Paradise and Your Profession

Beautiful orange flowers on bicycle

“Whoever said orange is the new pink was seriously disturbed.”  ~Elle Woods, Legally Blonde

To wear color to work, or not to wear color to work?  That is the question.  I’ll admit, I’m a woman of the tropics at heart.  I zoom in at anything that’s brightly colored.  It’s not that I want to stand out, it’s just what I’m attracted to: tangerine trees, aquamarine beaches, neon green coconut trees, neon pink flamingos, mangos, hibiscus, coral reef…  The colors of life!

At work, however, I tend to censor my fervent love for color.  I worry I might stand out too much, look “tacky,” too young or the worst, unprofessional.  While I feel like I spend far too much mental energy worrying about how I appear at work, my concerns are actually very legitimate, particularly for women in the workplace.

Just as the media overwhelms us with this dysfunctional idea that a woman’s appearance is a primary factor in the construction of her identity, so does the general community at work.  Sadly, it majorly influences our colleague’s perceptions of us, our income and more.  Meredith Lepore explains in her post, Pink Prejudice: Can You Dress to Feminine for Work?

Although, if I do worry too much, if I censor my taste too much, my performance can suffer.  Colors brighten my day and inspire me.  I don’t know if I can be as creative and innovative while not being my true self.  Beyond any stereotype or stigma, lies the power of authenticity.  When being myself, dressing like myself, I feel happier and hence, more productive.  If colors brighten my day at work, won’t they brighten my colleagues’ day?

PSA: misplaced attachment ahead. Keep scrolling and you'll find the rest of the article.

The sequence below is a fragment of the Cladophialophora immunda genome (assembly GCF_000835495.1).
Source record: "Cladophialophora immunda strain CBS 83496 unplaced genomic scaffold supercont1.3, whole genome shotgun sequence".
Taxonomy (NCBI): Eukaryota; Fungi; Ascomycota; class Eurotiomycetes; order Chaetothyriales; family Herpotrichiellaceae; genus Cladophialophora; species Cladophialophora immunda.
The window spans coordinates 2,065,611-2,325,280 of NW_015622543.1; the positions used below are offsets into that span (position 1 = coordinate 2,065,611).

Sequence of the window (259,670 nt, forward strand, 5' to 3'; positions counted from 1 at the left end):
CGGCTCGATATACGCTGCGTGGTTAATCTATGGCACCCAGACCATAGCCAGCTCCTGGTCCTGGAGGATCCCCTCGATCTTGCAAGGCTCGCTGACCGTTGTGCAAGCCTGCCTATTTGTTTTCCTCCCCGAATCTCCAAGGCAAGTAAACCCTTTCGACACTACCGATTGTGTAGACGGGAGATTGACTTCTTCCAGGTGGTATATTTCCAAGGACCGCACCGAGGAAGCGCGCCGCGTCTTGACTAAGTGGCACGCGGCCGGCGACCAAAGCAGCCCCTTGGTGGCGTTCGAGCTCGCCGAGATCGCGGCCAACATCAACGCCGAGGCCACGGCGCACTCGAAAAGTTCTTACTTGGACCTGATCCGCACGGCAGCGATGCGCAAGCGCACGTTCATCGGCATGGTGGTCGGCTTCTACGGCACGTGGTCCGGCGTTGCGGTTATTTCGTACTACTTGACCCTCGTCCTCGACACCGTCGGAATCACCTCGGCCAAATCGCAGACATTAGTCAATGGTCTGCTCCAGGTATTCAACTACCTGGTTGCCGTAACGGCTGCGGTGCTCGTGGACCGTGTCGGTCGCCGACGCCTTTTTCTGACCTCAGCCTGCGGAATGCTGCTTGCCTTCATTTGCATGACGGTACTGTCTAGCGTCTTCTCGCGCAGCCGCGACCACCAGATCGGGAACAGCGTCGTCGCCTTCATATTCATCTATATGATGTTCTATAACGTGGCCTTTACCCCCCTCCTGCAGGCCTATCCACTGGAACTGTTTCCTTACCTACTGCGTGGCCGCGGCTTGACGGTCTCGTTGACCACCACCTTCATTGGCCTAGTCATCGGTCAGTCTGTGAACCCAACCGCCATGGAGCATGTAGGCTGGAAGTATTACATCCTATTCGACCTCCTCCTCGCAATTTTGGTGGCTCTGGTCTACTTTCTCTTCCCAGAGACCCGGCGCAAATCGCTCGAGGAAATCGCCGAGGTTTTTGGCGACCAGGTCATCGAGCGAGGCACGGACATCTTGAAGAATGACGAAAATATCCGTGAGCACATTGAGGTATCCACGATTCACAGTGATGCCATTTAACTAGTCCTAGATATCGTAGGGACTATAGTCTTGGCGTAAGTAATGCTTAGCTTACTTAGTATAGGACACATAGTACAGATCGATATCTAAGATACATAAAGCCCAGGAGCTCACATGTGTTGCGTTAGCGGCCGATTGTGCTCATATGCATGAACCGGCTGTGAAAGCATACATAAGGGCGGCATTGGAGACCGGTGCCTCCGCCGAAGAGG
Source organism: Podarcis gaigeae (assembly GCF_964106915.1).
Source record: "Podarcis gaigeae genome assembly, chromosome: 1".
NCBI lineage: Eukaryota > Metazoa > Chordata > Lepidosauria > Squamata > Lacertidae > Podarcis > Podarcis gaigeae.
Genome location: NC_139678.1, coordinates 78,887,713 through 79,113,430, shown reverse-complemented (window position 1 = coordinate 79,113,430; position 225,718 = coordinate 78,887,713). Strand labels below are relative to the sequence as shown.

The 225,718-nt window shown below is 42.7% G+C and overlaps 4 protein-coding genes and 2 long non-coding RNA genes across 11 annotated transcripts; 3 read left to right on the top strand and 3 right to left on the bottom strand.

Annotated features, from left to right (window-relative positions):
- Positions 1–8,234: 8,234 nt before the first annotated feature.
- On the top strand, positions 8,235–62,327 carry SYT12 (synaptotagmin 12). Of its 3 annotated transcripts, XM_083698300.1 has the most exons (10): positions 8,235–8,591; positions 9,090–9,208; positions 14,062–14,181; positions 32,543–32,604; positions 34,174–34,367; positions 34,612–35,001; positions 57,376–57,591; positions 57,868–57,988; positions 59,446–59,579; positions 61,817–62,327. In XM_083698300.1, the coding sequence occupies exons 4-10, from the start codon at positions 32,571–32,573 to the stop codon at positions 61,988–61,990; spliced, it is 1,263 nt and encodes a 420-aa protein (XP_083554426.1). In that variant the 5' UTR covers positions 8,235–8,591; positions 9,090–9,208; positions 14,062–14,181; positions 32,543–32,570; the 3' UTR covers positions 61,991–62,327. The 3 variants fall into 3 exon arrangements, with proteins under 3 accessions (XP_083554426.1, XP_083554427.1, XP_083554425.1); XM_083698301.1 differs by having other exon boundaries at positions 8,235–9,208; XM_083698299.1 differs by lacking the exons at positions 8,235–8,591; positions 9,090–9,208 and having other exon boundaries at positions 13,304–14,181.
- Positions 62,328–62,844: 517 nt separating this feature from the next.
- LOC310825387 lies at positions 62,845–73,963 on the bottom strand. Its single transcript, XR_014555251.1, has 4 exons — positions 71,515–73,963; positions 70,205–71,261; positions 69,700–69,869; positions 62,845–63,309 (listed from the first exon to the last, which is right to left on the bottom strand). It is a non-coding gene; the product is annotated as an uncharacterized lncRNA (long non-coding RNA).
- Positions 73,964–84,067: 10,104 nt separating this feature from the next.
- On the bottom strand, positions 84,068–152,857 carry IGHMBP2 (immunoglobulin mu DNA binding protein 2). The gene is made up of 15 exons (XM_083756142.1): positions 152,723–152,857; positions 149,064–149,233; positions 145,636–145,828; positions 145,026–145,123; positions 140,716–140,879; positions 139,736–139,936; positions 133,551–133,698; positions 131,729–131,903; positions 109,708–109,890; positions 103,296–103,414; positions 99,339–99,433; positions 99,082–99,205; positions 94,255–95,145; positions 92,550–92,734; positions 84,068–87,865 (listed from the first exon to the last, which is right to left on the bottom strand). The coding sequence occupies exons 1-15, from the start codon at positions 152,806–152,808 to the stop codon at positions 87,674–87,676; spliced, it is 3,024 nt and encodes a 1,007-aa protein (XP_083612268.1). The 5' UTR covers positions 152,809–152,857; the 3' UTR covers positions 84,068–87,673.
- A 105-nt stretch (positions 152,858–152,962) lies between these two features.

Fashion Icon, Erika Marie, creator of the well-known fashion blog, Fashion Chalet, always demostrates the possibilities offered when one combines color with sophistication.  Her recent article, entitled, Tangerine Dream, blew me away.  She combines the professional appearance of geometric shapes with a vivid orange ensemble.  Her shoes, however, are nude with a clear heel and loyal to the geometrical theme; this provides the perfect touch of neutrality.  I am totally inspired by this demonstration of color.

Fashion Chalet, orange dress

Erika Marie proves that professionalism and paradise are a beautiful match.

orange dress, nude shoes

Here, you can see how the black and nude accessories don’t allow the color to overwhelm.

For professional details, labels and tips on this ensemble, read Fashion Chalet’s post, Tangerine Dream; Erika Marie always provides all the info on fabulous fashion any of her readers may need.  You can also view the entire photoshoot, the setting, the colors, the props; it’s simply paradise.

 

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